Phillies sign former TCU pitcher to minor league contract

The 26-year-old Charles King will be attempting to make a name for himself as a reliever within the Phillies organization.
Jun 23, 2017; Omaha, NE, USA; TCU Horned Frogs pitcher Charles King (21) throws against the Florida
Jun 23, 2017; Omaha, NE, USA; TCU Horned Frogs pitcher Charles King (21) throws against the Florida / Bruce Thorson-USA TODAY Sports

While the Philadelphia Phillies’ offseason might be dragging for the fans, the team is still making under-the-radar moves to try to bolster the organization. 

In a recent move, the Phillies have signed former TCU Horned Frogs pitcher Charles King to a minor league contract, according to MiLB Central:

King, who most recently pitched for TCU during the 2021 season, was signed as an undrafted free agent.

During five seasons of NCAA baseball, he posted a 3.93 ERA, 186 strikeouts and 58 walks in 254 1/3 innings across 78 games. He mostly slotted in as a reliever, with only 22 of those appearances coming as starts. His 1.34 WHIP paired with averages of 10 hits per nine innings, 0.5 home runs per nine and a strike-to-walk ratio of 3.21. During his college career, opponents hit .285 against him.

After graduating from TCU, the right-hander went on to work in the San Diego Padres organization for two years as a sports science intern and then as a performance analyst.

When talking about his transition back to the mound, he told Driveline: "I started working on mechanics and started figuring out a bunch of stuff from principles that I had learned throughout the years. And then it all just kind of came together and I went and threw a bullpen and hit 96.8 mph. And I was like, 'Well, obviously this stuff works.' So I had to go play. I would be stupid not to go play."

In early December, Driveline shared a video highlighting King's fastball, during which he spoke about forcing things too much and needing to let things come to him naturally in his delivery:

Unbeknownst to King when he first started his journey back to the mound, the biggest area he needed to improve was his hip-shoulder separation. In the span of four months, he improved his range of motion, with Driveline reporting he "gained 15-20 degrees of T-spine motion in both directions."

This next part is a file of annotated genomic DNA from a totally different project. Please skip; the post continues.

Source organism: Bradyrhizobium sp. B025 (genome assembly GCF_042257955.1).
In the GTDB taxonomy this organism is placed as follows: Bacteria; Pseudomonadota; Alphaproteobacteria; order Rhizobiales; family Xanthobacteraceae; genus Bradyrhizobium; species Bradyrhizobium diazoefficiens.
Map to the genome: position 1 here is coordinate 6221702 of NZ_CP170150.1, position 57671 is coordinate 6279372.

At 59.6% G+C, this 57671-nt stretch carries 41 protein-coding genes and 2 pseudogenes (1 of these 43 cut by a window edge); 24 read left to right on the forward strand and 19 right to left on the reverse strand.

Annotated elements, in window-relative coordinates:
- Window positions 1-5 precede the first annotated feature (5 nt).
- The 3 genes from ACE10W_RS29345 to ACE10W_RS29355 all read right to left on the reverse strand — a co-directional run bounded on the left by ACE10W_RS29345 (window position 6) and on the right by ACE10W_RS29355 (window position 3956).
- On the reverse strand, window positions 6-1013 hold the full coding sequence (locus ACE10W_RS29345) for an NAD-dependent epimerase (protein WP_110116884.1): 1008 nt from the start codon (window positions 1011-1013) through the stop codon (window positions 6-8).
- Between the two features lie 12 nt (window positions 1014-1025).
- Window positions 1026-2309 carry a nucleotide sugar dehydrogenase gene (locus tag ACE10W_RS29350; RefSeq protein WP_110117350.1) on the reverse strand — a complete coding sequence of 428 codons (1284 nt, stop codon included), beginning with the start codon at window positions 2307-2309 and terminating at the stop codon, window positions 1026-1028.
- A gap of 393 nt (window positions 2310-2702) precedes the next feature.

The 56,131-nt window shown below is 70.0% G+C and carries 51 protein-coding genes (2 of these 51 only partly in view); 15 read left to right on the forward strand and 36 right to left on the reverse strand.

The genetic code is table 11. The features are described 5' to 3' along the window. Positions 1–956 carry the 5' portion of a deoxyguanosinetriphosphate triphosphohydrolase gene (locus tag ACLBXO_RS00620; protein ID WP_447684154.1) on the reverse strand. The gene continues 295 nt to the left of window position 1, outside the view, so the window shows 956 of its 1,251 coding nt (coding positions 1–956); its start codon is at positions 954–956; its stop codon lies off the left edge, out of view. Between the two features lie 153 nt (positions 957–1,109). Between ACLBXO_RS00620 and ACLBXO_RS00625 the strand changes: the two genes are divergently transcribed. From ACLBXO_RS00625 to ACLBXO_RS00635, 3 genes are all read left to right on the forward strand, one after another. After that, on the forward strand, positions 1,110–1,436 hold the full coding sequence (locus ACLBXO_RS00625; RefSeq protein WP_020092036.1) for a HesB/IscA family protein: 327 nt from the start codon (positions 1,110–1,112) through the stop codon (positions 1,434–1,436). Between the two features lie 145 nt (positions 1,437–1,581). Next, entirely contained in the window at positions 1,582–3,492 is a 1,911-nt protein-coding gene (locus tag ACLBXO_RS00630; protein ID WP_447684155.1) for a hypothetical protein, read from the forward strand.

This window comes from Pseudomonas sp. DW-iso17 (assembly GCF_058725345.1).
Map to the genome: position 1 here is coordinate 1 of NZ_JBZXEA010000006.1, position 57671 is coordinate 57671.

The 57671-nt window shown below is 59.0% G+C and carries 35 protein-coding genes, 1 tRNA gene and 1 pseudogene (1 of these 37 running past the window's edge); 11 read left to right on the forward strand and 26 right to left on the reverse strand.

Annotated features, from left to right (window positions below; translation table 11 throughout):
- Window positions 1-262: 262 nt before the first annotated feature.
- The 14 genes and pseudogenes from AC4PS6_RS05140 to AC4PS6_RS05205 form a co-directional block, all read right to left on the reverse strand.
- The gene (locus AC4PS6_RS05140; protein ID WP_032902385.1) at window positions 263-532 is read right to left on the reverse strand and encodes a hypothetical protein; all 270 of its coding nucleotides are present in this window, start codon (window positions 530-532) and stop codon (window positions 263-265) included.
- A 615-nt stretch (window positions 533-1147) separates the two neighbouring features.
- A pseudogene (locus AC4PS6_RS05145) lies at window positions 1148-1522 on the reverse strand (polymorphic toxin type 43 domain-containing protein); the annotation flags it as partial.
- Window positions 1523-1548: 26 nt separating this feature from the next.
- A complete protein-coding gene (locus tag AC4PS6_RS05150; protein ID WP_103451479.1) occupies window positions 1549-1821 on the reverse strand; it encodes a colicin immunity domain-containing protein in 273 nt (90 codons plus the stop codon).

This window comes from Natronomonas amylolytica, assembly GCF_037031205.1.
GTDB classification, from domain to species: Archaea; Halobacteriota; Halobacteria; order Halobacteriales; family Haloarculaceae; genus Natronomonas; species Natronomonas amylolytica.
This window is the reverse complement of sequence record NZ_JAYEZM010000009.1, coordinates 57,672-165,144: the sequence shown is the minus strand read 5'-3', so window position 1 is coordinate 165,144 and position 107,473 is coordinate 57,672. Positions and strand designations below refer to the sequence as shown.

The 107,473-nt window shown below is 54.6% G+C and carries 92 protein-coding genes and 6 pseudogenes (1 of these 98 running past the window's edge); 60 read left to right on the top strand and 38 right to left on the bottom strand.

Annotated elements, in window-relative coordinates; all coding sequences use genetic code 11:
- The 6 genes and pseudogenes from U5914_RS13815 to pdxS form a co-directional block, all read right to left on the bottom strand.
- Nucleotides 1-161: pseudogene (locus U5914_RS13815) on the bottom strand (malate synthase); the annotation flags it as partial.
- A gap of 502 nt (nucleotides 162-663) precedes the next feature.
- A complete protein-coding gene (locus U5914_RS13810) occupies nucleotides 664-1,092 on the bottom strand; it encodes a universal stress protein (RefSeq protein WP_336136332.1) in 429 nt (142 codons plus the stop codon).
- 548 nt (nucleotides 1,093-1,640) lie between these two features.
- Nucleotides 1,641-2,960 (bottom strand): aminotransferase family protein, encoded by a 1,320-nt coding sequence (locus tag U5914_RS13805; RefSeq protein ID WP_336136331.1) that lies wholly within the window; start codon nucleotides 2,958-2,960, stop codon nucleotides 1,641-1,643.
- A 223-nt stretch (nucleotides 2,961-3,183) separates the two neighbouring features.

In addition to helping the velocity of his fastball, it also reinvented his secondary pitches, including his slider.

Before signing with the Phillies, Driveline shared a video of King’s pro day bullpen from January, which showed drastic improvement:

On display were his fastball, slider, and splitter. In the video, he consistently hit 97 mph with his fastball, getting closer to 98 at times. His slider stayed in the range of 86-87, with decent movement, and his splitter bounced between 84 and 87.

After the performance, he told Driveline: "My life essentially changed in 24 hours."

The 26-year-old will be looking to make the most of the opportunity to get to the big leagues. Meanwhile, the Phillies bullpen had the seventh-best ERA (third-best in the National League) in 2023 at 3.58. With their starters taking on most of the burden, the bullpen was the least used group in all of baseball last season at 543 1/3 innings.

That being said, there's no such thing as too much pitching depth, especially during a long, grueling 162-game season that will see ups and downs with injuries and individual playing performances.

Expect to see King in the minors, continuing to work with the team's pitching staff on his mechanics as he attempts to find his way to Caleb Cotham and Philadelphia.